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Fannie, Freddie declining profits revive push for housing reform

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Mortgage Professional America | 25 Feb 2015, 07:45 AM Agree 0
Concerns over the GSEs weak earnings “should serve as a wake-up call to Congress to move quickly to advance housing finance reform,” according to NAHB chairman.
  • R A | | 25 Feb 2015, 09:09 AM Agree 0
    The GSE's need to be released from conservatorship, or at a minimum, the payment to the treasury needs to stop. Both need to be capitalized to ensure that they have liquidity to provide mortgages. Who they are providing mortgages to should be decided by the GSE's , not by the government
  • John | | 25 Feb 2015, 09:41 AM Agree 0
    It was $187.5B NOT 197.5B. GSE have paid $38B more than it received $187.5B. Treasury should stop stealing 100% the profit from GSEs. It should be released and let them recap using profit. Once recap is done, GSE should be relisted. Then government can take away exclusive guaranty to the MBS of GSE so that taxpayer is liable for it.

    GSE was forced into conservatorship even though GSEs were not in brink of bankruptcy. It's written in book by treasury secretary Paulson. Even government lawyer in Iowa case accepted that GSEs had more than required money $60B at the time of conservatorship. So why conservatorship was forced on GSE - simple to give back door bailout to Goldman Sucks (blood of American middle class).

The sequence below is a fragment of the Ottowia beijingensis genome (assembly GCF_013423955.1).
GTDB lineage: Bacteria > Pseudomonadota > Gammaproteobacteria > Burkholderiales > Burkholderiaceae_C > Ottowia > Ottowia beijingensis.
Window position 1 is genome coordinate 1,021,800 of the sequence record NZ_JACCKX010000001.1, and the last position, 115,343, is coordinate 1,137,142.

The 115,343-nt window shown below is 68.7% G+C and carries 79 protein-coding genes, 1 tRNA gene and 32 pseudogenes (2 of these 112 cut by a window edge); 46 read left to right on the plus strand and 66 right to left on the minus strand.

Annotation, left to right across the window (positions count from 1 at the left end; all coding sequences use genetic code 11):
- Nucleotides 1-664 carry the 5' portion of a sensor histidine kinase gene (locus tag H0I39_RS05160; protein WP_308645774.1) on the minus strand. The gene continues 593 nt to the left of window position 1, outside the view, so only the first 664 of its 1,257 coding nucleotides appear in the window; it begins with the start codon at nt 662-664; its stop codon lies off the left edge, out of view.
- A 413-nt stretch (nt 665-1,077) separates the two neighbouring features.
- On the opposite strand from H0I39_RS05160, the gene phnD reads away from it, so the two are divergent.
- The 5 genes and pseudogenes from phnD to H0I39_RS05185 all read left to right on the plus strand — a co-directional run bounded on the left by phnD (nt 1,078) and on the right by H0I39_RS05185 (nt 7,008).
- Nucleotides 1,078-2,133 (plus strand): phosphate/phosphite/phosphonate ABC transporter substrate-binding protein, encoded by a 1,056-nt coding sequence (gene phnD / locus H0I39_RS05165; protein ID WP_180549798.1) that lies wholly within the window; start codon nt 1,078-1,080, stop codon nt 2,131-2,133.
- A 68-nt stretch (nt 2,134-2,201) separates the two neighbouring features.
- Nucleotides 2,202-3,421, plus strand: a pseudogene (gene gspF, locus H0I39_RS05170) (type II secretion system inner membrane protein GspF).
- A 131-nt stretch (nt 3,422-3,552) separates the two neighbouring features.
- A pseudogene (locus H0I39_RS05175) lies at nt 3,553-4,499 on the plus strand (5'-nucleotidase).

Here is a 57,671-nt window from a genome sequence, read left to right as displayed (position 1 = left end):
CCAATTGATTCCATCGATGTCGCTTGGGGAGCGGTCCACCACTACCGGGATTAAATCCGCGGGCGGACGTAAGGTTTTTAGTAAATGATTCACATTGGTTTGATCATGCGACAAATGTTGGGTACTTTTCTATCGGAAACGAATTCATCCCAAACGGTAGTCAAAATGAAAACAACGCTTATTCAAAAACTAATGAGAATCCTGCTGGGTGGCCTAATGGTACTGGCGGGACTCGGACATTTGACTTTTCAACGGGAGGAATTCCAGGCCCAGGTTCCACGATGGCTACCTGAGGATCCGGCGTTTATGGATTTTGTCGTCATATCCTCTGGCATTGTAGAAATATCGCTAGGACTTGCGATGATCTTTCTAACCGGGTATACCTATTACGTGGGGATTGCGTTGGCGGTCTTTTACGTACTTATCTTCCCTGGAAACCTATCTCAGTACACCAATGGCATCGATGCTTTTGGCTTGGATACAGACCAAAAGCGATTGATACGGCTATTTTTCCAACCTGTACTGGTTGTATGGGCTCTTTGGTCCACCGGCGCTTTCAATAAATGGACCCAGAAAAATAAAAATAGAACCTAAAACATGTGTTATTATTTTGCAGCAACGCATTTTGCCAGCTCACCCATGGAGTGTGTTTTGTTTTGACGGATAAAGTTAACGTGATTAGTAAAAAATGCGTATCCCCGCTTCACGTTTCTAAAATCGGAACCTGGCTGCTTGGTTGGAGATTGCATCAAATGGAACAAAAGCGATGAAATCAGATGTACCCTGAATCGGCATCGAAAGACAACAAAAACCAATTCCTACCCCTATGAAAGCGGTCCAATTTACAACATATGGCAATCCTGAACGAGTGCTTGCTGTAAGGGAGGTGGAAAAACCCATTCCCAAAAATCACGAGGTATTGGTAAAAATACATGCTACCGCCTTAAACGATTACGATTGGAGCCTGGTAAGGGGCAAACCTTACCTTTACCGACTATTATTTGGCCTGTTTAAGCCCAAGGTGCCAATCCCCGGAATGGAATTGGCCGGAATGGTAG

• Michael | | 25 Feb 2015, 11:36 AM Agree 0
    It's a shame when the actions of our government are teaching our citizens that's it's okay to ignore the rule of law and then take what you want by changing the rules of the game halfway through it. It's nothing short of grand theft. What would our forefather's think? Shame-shame!
  • Stop stealing | | 25 Feb 2015, 10:43 PM Agree 0
    The GSE's were forced to purchase 40 billion dollars in toxic private sector MBS a month by the Treasury in 2008. The 'bailout' should have never involved the GSE's. Said 'bailout' has been paid back and the Treasury still prevents publicly traded companies from building any capital.

    100% corporate tax on Fannie Mae and Freddie Mac.

    This situation is not a sustainable one for our housing market and is not a sustainable one for property rights and investment principles in the United States
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